After roughly a year of working out a deal, China's mobile pay leader Ant Financial ultimately failed to acquire U.S. money transfer firm MoneyGram due to an objection from the U.S. government, the two companies announced in a joint press release on Tuesday.
The two companies agreed to terminate the merger following the inability to obtain the required approval from the Committee on Foreign Investment of U.S. (CFIUS), despite extensive efforts to address the Committee's concerns, the press release said.
The press release did not specify the concerns of CFIUS, but sources familiar with the confidential discussions said CFIUS worried about the safety of data that can be used to identify U.S. citizens, Reuters reported on Wednesday.
"We are disappointed in the termination of this compelling transaction, which would have created significant value for our stakeholders," said Alex Holmes, CEO of MoneyGram. He also noted that MoneyGram hopes to be the preferred money transfer option globally due to its cooperation with Ant Financial.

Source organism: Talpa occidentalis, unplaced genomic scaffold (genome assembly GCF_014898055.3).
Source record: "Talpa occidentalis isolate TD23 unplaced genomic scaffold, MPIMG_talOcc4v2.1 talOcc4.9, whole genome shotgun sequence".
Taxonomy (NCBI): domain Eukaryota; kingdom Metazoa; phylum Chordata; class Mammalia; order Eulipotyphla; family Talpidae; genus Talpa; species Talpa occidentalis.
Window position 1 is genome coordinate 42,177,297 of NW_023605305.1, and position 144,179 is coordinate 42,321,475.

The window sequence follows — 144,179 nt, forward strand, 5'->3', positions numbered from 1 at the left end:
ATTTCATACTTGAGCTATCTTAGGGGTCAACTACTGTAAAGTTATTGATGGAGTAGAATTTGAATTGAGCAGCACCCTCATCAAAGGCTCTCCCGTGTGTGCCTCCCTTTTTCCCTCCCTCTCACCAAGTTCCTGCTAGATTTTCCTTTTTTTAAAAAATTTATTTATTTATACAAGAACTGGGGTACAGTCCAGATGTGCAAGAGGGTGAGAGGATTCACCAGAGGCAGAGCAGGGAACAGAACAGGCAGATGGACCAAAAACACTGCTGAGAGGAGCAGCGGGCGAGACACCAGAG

MoneyGram and Ant Financial entered into an amended merger agreement in April 2017 under which Ant Financial would acquire all of the outstanding shares of MoneyGram for 18 U.S. dollars per share in cash.
Like other Chinese investors looking to buy U.S. companies, Ant Financial – which is the payment arm of e-commerce giant Alibaba – met hurdles in preceding the 1.2 billion U.S. dollars takeover, and has made three attempts at obtaining approval, but failed to reassure CFIUS.